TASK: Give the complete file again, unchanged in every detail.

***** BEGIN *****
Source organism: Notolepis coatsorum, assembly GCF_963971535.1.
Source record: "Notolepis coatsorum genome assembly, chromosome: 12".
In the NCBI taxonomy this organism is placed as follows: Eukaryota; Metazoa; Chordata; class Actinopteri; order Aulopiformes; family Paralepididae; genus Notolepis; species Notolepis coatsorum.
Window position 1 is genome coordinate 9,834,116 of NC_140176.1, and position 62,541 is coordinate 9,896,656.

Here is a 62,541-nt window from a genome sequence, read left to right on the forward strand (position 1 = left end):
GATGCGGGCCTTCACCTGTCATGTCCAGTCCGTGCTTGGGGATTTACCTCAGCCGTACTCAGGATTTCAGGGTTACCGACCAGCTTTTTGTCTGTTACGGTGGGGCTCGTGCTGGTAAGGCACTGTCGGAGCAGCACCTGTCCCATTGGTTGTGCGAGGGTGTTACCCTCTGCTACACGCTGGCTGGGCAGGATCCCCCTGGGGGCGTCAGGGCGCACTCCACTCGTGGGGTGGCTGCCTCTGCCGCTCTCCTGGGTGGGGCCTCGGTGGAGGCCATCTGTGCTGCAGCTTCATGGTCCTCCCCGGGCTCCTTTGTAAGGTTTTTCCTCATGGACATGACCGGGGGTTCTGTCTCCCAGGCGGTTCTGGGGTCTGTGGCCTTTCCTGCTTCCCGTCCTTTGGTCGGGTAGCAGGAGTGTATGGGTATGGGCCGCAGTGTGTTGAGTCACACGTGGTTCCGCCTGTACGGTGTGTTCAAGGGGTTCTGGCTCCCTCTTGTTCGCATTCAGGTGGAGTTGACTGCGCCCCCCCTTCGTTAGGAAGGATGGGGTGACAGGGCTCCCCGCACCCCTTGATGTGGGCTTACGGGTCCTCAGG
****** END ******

Source organism: Notolepis coatsorum, assembly GCF_963971535.1.
Source record: "Notolepis coatsorum genome assembly, chromosome: 12".
In the NCBI taxonomy this organism is placed as follows: Eukaryota; Metazoa; Chordata; class Actinopteri; order Aulopiformes; family Paralepididae; genus Notolepis; species Notolepis coatsorum.
Window position 1 is genome coordinate 9,834,116 of NC_140176.1, and position 62,541 is coordinate 9,896,656.

Here is a 62,541-nt window from a genome sequence, read left to right on the forward strand (position 1 = left end):
GATGCGGGCCTTCACCTGTCATGTCCAGTCCGTGCTTGGGGATTTACCTCAGCCGTACTCAGGATTTCAGGGTTACCGACCAGCTTTTTGTCTGTTACGGTGGGGCTCGTGCTGGTAAGGCACTGTCGGAGCAGCACCTGTCCCATTGGTTGTGCGAGGGTGTTACCCTCTGCTACACGCTGGCTGGGCAGGATCCCCCTGGGGGCGTCAGGGCGCACTCCACTCGTGGGGTGGCTGCCTCTGCCGCTCTCCTGGGTGGGGCCTCGGTGGAGGCCATCTGTGCTGCAGCTTCATGGTCCTCCCCGGGCTCCTTTGTAAGGTTTTTCCTCATGGACATGACCGGGGGTTCTGTCTCCCAGGCGGTTCTGGGGTCTGTGGCCTTTCCTGCTTCCCGTCCTTTGGTCGGGTAGCAGGAGTGTATGGGTATGGGCCGCAGTGTGTTGAGTCACACGTGGTTCCGCCTGTACGGTGTGTTCAAGGGGTTCTGGCTCCCTCTTGTTCGCATTCAGGTGGAGTTGACTGCGCCCCCCCTTCGTTAGGAAGGATGGGGTGACAGGGCTCCCCGCACCCCTTGATGTGGGCTTACGGGTCCTCAGG